Original review for the Reviews Hub
As tough, worthy, and well-tailored as a pair of Price and Sons’ shoes
‘Trust your feet in Price and Son, our work is tried and true: practical, pragmatical, steadfast, and steady, too’: so echoes the omnipresent theme of Price and Sons shoe factory, yet this musical is as far from practical and pragmatic as the magnificent shoes it manufactures. With music and lyrics from legendary musician Cyndi Lauper and adapted by Harvey Fierstein from the 2005 film, Kinky Boots is a musical with leather, lace, legacy, and hopes as high as its heels.
Charlie Price’s father leaves him with some very large, old-fashioned shoes, and the underperforming, ‘practical, pragmatic, and steadfast’ factory – intimidatingly industrial in David Rockwell’s well-worn, multi-levelled set – to fill. As Lola, a stylish, deliciously witty drag queen, struts into this dated, industrial, dogmatic world, she sets it alight with sequins and dancing, yet is as unsteady as Price and Sons’ outmoded men’s shoes are steady in stilettos not designed for feet of her width or weight. Seeing an opportunity to serve an ‘underserved niche’ in the footwear industry, it’s in a pair of sturdy, outlandishly stylish shoes that an unexpected friendship develops between straitlaced, lost Charlie and extroverted yet equally adrift Lola.
Yet, the soul of the show isn’t in its shoes. Continue reading “Review: Kinky Boots UK Tour”
The magic’s in the music
The original Italian premiere of Rossini’s rags-to-riches opera was more morally pragmatic than magical: with a ‘goodness triumphs’ moral in its title (‘La bontà in trionfo’), Roman Catholicism restricting an unclothed foot from appearing in the performance, and nineteenth-century theatrics making transformations impractical, the music was the magic. And the music is magical, with all its coloratura, patter, and character from the principals, male chorus, and orchestra magnificently managed by Tomáš Hanus, but there’s still some magic amiss in this staging from Welsh National Opera.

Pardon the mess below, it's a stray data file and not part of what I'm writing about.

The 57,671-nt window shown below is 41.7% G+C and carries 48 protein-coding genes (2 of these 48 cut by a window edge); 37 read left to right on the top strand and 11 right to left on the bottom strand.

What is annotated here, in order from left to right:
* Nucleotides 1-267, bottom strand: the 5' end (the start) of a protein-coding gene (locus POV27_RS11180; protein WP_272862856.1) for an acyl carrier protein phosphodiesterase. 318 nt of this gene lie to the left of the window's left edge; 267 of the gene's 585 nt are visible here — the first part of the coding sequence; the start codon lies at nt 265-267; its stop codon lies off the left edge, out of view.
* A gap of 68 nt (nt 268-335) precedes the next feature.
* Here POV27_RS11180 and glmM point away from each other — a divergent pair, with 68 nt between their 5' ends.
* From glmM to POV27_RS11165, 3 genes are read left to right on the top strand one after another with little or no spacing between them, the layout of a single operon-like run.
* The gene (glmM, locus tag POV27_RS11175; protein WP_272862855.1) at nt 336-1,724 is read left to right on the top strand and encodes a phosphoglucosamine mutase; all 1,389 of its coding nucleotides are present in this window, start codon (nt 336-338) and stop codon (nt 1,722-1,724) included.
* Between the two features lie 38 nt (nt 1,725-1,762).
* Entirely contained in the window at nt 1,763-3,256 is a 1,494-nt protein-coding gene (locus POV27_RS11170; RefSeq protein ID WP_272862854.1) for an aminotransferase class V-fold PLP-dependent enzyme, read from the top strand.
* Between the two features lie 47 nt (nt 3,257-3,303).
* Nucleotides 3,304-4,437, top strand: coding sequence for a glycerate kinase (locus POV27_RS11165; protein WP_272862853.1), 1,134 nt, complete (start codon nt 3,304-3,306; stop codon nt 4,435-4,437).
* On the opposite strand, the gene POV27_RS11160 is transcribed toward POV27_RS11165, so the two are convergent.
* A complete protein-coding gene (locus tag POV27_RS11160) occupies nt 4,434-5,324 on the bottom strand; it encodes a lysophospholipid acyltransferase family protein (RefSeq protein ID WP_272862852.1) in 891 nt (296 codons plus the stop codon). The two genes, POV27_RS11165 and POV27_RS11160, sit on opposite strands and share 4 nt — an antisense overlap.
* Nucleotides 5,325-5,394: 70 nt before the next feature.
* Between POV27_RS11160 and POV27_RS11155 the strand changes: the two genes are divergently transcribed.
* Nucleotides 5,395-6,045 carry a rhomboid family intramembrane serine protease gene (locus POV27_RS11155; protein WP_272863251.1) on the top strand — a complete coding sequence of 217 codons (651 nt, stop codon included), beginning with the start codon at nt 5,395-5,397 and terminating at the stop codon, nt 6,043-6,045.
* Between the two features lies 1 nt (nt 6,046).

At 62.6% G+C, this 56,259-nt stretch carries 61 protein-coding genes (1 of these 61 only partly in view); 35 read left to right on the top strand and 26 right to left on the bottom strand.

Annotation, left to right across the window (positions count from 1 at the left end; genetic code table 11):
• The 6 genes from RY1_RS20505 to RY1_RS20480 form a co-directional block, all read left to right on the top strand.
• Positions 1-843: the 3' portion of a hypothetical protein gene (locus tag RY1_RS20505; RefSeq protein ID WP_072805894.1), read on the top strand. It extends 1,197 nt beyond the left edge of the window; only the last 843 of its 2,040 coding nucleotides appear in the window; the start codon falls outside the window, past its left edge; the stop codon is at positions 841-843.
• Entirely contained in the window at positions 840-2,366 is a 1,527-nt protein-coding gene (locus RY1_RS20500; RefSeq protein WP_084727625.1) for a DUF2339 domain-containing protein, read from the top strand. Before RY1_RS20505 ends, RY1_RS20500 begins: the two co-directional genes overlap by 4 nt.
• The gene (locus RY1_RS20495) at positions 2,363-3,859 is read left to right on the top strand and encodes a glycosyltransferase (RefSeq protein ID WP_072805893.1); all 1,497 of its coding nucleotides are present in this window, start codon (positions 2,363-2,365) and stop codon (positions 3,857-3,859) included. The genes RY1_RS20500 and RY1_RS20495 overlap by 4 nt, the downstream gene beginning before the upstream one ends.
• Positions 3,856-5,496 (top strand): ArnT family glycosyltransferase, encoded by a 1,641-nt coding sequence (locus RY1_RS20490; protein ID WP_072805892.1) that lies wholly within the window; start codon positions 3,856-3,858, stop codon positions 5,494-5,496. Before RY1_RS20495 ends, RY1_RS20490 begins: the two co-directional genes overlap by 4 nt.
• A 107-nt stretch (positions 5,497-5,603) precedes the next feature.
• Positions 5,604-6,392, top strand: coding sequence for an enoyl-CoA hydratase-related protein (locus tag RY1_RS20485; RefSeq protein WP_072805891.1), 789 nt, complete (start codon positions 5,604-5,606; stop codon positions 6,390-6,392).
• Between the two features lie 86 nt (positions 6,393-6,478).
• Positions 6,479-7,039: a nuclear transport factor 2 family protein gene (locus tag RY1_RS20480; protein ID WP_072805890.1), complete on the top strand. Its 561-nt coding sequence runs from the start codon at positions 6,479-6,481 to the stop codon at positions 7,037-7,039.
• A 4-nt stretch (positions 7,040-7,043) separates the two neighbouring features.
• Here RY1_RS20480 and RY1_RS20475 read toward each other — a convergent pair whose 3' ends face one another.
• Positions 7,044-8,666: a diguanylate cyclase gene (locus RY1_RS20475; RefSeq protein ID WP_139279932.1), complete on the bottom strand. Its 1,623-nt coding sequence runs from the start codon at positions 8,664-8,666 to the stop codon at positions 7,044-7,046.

La Cenerentola falls away from the French fairy tale and into the Grimm’s grotesque without a fairy godmother or twelve o’clock curfew, and Joan Font’s staging fuels the fantasy with giant mice and the suggestion that it was all a sugarcoated fever-dream danced in Joan Guillén’s garish costumes.
The opera follows in the footsteps of the fairytale Continue reading “Review: WNO’s La Cenerentola”
Hefty, hearty & gorgeously green
An offbeat fairytale about being a believer in happily-ever-afters for the beautiful and ogreish alike, Shrek the Musical is a hefty, hearty, gorgeously green show that lets its Freak Flag fly but its originality fall victim to fart gags and the far-greater film.
The original film won an Oscar and a legion of fans for its animation and imagination, but originality is what’s lost in the musical: though full of animated characters and moments of imagination – with magical transformations, Josh Prince’s rat-tapping choreography, and impressive puppetry – David Lindsay-Abaire’s book is indebted to the film for its laughs and adapts its famous lines and filmic beats verbatim. Whilst as bold and bright as the film, it feels less than fresh, and with lots of allusions to other musicals, some of them also from movies – from Les Misérables to The Lion King, Gypsy to Dreamgirls – forced in without rhyme or remark, the musical emphasises, albeit affectionately, the flaws and imitations of its book.
The musical – and Jeanine Tesori’s music – is at its greatest and most unforgettable with its most familiar fairytale characters, Continue reading “Review: Shrek the Musical UK Tour”
Spectacular operatic epic
The Heat is On in Miss Saigon! An operatic epic inspired by a Puccini opera, Miss Saigon is visually and vocally spectacular: Madame Butterfly with bargirls and G.I.s, it tells the tragic tale of Kim and Chris, a romance grown and gutted by the violence of the Vietnam War.
Miss Saigon shares more than its music-makers with Les Misérables: from Schönberg’s motif-rich music to Boublil’s overlying lyrics, Miss Saigon is also sung-through, has a thieving entertainer who thrives on surviving – Red Concepción’s Engineer is magnetising – is thrillingly theatrical, and has the same thematic threat of revolution on intimate romance. Yet, far from a French revolution, the Fall of Saigon is a tragedy from only forty years ago: Continue reading “Review: Miss Saigon UK Tour”